Under no condition is “popular culture” something that we make ourselves, in the garage with electric guitars and second-hand amplifiers, on the office photocopier when nobody’s looking. It is, strictly and exclusively, the stuff produced for us in a thousand corporate boardrooms and demographic studies. “Popular culture” doesn’t enlighten, doesn’t seek to express meaning or shared aspects of our existence; on the contrary, it aims to make people stupid and complacent. “Popular culture” sells us stuff, convinces us to buy more soap or a different kind of shirt, assures us of the correctness of business paternalism, offers us a rebel fantasy world in which to drown our never-to-be-realized frustration with lives that have become little more than endless shopping trips, marathon filing sessions.
“Popular culture” is the enemy; rock ‘n’ roll is the health of the state.
In such a climate, the old highbrow/lowbrow categorization becomes utterly irrelevant: who cares about the intricacies of Brahms when the world is being made and unmade anew every day by the power-tie and mobile-phone wielding commissars of public awareness? The great American cultural conflict has nothing to do with the clever pas de deux of affected outrage acted out by sputtering right-wingers and their blustering counterparts in Soho and Hollywood. It is not concerned with twaddle like “family values” or “cultural elitism,” but with a much more basic issue: the power of each person to make his own life without the droning, quotidian dictation of business interests. If we must have grand, sweeping cultural judgments, only one category matters anymore: the adversarial. The business of business is our minds, and the only great divide that counts in music, art, or literature, is whether or not they give us the tools to comprehend, to resist, to evade the all-invasive embrace.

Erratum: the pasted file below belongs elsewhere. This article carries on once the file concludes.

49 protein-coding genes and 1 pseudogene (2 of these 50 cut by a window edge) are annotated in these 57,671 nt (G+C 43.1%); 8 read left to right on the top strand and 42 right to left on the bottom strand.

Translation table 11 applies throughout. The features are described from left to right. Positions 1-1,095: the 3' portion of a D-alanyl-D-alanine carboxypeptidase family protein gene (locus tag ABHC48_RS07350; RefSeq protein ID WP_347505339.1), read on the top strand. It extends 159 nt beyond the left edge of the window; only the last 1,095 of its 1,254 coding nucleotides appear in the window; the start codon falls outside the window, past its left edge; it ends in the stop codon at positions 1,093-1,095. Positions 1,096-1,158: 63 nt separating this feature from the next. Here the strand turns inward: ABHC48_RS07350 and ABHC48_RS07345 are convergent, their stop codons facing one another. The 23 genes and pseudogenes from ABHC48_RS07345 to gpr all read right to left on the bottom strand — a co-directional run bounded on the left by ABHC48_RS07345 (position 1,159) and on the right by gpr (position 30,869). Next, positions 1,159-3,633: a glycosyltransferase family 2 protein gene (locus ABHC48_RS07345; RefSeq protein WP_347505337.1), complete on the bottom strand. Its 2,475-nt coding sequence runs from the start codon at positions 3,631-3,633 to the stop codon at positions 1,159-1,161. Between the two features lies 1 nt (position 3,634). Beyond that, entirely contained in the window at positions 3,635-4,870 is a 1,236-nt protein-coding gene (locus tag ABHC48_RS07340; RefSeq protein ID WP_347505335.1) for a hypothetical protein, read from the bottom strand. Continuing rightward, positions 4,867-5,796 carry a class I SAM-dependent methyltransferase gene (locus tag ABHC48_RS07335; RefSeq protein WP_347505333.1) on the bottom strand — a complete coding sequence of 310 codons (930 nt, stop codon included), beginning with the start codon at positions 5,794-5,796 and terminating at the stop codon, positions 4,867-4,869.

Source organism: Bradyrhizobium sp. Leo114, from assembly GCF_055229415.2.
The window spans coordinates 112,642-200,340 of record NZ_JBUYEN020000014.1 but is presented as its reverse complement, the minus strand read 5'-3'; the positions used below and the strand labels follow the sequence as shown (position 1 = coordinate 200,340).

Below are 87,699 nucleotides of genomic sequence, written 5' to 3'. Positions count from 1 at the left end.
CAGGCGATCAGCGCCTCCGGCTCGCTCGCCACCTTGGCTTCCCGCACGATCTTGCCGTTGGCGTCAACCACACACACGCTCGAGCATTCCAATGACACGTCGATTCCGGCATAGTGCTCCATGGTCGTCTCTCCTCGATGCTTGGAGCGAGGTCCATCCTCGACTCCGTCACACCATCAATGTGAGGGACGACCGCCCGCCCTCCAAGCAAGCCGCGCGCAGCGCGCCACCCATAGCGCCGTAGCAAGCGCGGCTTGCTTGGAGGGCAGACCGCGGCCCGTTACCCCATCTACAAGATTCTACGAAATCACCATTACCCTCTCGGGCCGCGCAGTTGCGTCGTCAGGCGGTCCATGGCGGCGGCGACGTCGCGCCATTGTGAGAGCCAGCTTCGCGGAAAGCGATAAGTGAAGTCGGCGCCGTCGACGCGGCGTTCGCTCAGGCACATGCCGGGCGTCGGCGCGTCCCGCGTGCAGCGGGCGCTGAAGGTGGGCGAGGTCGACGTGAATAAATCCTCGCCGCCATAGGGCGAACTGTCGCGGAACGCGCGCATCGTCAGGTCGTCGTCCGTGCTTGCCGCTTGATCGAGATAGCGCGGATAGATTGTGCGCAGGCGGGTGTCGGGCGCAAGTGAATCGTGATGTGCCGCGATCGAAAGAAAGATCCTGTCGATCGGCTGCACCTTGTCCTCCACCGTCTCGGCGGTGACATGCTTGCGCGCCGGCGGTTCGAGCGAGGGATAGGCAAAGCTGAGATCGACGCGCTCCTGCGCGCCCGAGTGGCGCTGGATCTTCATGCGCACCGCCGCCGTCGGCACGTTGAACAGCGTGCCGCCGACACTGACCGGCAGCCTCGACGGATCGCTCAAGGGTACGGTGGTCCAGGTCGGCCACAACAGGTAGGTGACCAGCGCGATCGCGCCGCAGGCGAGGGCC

But between the virtual monopoly of business interests over the stuff you spend all day staring at and the decision of the academics to join the burgeoning and noisy legion of culture industry cheerleaders, very little that is adversarial is allowed to filter through. Our culture has been hijacked without a single cry of outrage. However we may fantasize about Madonna’s challenging of “oppressive tonal hierarchies,” however we may drool over Pearl Jam’s rebel anger, there is, quite simply, almost no dissent from the great cultural project of corporate America, no voice to challenge television’s overpowering din. You may get a different variety of shoes this year, but there is no “alternative,” ever.
And yet it is not for nothing that the rebel is the paramount marketing symbol of the age. Beneath all the tawdry consumer goods through which we are supposed to declare our individuality—the earrings, the sunglasses, the cigarettes, the jackets, the shoes; beneath the obvious cultural necessities of an obsolescence-driven business regime, we find something deeply meaningful in the image of the free-spirit. We need the rebel because we know that there is something fundamentally wrong.